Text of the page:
Early retirement is truly rewarding. After all, you've worked hard your whole adult life to achieve financial security. And now, you're ready to enjoy the years ahead - all on your own time. But with early retirement comes the reality that you no longer have health insurance through your employer. Plus, you're not yet eligible for Medicare. So now what? This dilemma happens all too often. But the good news is you can plan your retirement on your terms, thanks to a variety of health insurance options including short-term health insurance plans, otherwise known as temporary health plans. Choices to close the coverage gap There are a number of options available for early retirees who are still a few years short of qualifying for Medicare. 1. COBRA coverage In 1985, Congress passed the Consolidated Omnibus Budget Reconciliation Act, more commonly referred to as COBRA, which allows you to extend your current health care plan for a set amount of time. Most businesses pick up a large portion of the coverage cost for their current employees. But once you retire, you may be required to pay the full cost of the health plan, along with a 2% administrative fee. 2. Coverage through your partner or spouse If your spouse or partner is employed, you may be able to obtain coverage through their employer’s plan as long as your spouse or partner is already covered. Your spouse may also be a potential source of health coverage even if he or she is already retired. As long as they have retiree medical coverage, it’s possible you’ll be eligible for coverage under that plan as well. 3. Private insurance Another option is to purchase private insurance from an agent who’s local to you, or through professional organizations. You might be able to find some private exchanges that allow you to choose any number of qualified health plans from multiple carriers. 4. Short-term health insurance Early retirees can choose short-term health insurance plans to get medical benefits for accidents and illnesses. These plans are temporary insurance policies that offer major medical type of benefits. Short-term medical plans serve as options outisde of ACA plans because they don't cover the ten essential minimum benefits and pre-existing conditions. This makes them a more affordable option. Short-term plans can also give you coverage from one month to one year, with the option to renew the plan for up to three years, if needed (depending on the state). 5. Health insurance marketplace plan The Health Insurance Marketplace is another way to shop for ACA plans, also known as Obamacare plans, which can fit your needs if you're not yet eligible for Medicare. One perk of the Health Insurance Marketplace is that you can’t be denied coverage for having a pre-existing health condition. Costs for marketplace plans vary greatly, depending on your location and the level of coverage you need. Tax credits to help offset the plan's cost and make it more affordable are also available for those who qualify. What are the pros and cons of ACA plans? Any ACA plan must include these 10 essential health benefits: Ambulatory patient services (no hospital admittance) Emergency services Hospitalization (for surgical procedures and overnight stays) Pregnancy, maternity, and newborn care (before and after birth) Mental health and substance use disorder (includes behavioral health treatment) Prescription drugs Rehabilitative and habilitative services (includes devices) Laboratory services Preventive and wellness services Pediatric services (includes oral and vision) On the other hand, ACA plans can be every expensive if you do not qualify for a subsidy. In addition, many plans have narrow networks, so you should always double check that your preferred providers are included in the ACA plan you’re considering. What are the pros and cons of short-term health insurance? For starters, you'll have health insurance protection in the unexpected event of an accident or major illness. As with any choice, there are pros and cons to opting for a short-term health plan. Let's start with the pros: Flexible plan duration. The plan length can range anywhere from 30 to 364 days, and in some states you have the option to extend the plan for up to three years. This means you have a flexible plan option without committing yourself to a longer plan that can potentially overlap your Medicare coverage. Low premiums. Short-term plans offer streamlined benefits in the event of an unexpected accident or illness and the monthly premium reflects that it does not cover pre-existing conditions, pregnancy or mental health. Enroll any time. You can sign up year-round as opposed to waiting for an open enrollment window. And the cons: No coverage for pre-existing conditions. Short-term health insurance policies are underwritten for risk, which means you can potentially be denied coverage if you have a pre-existing health condition such as diabetes or cancer. Limits on the number of covered doctor visits. Limits on prescription drug coverage. No coverage for maternity. With these pros and cons in mind, here are five examples where choosing short-term health insurance may make sense: You lost a job that provided insurance through your employer and can't afford COBRA. You started a job that has a waiting period before you’re eligible for company benefits, including health insurance. The ACA open enrollment period has passed and you are not eligible for a special enrollment period. You want affordable, temporary insurance to see you through a transition (e.g. moving from employed to self-employed) until you are more settled You retired early and don’t yet qualify for Medicare. Non-insurance alternatives There are some non-insurance alternatives that early retirees use such as: Health-sharing ministries A health-sharing ministry is not health insurance. It is a collective where members - typically those that share the same religious beliefs - make monthly payments to cover expenses of other members. In other words, it's a way to help pay for unexpected medical expenses by sharing the costs with others in your plan. Here’s how it works: Each member pays a specified monthly fee. Once their medical bills exceed a specific cost, the additional expenses are shared by the group members in the ministry using the funds paid into the pool via monthly fees. It's important to pay attention to the details, just as you would with any health plan. For example, some plans may have an eligibility time frame that lasts through your first year of membership, while others might not cover any pre-existing conditions. Read the fine print. It is especially important that you understand that unlike insurance, there are no governmental guarantees in place to ensure incurred medical expenses are paid. Direct primary care Direct primary care is another alternative for those with gaps in their coverage. Here’s how it works: Each patient pays a monthly membership fee, which covers basic primary care services with convenient access to their doctors. The fee amount ranges and depends on the scope of services covered. Often referred to as concierge medicine, direct primary care doctors can offer specific benefits to their patients that a typical insurance-based doctor can't, including same-day visits, 24-hour availability, low waiting room times, and even house calls. But there are also potential pitfalls to using direct primary care. Doctors tend to limit the amount of patients they see because they're often dedicated to spending more time with patients. And out-of-pocket expenses for patients can be higher under this model, which tends to attract only those who can afford this type of concierge care. Remember this is not an insurance plan and generally does not cover anything beyond primary care. The bottom line Though we just covered a variety of options, you don't have to go it alone as an early retiree. Why spend your free time doing hours of research? Compare plans or talk to an insurance agent to make an informed choice.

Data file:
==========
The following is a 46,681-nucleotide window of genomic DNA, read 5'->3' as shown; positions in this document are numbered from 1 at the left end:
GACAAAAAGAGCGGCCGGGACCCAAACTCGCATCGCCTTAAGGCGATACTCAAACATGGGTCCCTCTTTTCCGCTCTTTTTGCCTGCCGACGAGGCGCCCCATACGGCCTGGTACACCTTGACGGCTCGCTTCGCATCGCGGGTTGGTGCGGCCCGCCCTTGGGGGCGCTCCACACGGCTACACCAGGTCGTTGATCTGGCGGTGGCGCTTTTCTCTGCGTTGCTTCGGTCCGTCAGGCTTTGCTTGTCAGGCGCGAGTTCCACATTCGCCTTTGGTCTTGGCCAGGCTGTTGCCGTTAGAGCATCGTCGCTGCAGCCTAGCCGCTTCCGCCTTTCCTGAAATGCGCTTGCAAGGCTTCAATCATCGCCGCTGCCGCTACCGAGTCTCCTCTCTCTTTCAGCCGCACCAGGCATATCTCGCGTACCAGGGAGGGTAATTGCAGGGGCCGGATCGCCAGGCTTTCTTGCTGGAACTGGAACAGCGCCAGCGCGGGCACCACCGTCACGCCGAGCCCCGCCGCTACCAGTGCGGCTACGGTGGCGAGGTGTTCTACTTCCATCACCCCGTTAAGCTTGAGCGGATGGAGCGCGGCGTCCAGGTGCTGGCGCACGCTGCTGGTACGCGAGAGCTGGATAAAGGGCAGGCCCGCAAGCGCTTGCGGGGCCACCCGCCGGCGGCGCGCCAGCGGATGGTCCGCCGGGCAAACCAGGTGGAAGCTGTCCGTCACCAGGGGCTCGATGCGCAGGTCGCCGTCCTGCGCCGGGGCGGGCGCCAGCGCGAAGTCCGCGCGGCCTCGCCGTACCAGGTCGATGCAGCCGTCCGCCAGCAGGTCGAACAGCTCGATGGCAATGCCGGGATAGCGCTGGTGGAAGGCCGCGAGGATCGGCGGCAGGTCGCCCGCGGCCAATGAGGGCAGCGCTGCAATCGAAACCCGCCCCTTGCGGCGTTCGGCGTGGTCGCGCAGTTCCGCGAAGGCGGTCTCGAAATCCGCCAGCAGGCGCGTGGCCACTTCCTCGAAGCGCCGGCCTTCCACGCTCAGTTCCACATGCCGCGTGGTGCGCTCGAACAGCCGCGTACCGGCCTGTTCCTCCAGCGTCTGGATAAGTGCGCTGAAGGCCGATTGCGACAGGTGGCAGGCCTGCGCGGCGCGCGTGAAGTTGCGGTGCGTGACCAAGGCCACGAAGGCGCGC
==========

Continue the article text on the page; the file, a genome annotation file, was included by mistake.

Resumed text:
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ACA DISCLAIMER

SHORT TERM HEALTH INSURANCE, INDEMNITY INSURANCE , SUPPLEMENTAL INSURANCE AND CANCER INSURANCE ARE INSURANCE OUTSIDE OF THE AFFORDABLE CARE ACT (OBAMACARE). THESE PRODUCTS TYPICALLY DO NOT COVER PRE-EXISTING CONDITIONS AND DO NOT INCLUDE ALL TEN OF THE MINIMUM ESSENTIAL BENEFITS OF OBAMACARE. INDEMNITY, SUPPLEMENTAL AND CANCER INSURANCE ARE DESIGNED TO PROVIDE ADDITIONAL BENEFITS TO MAJOR MEDICAL INSURANCE.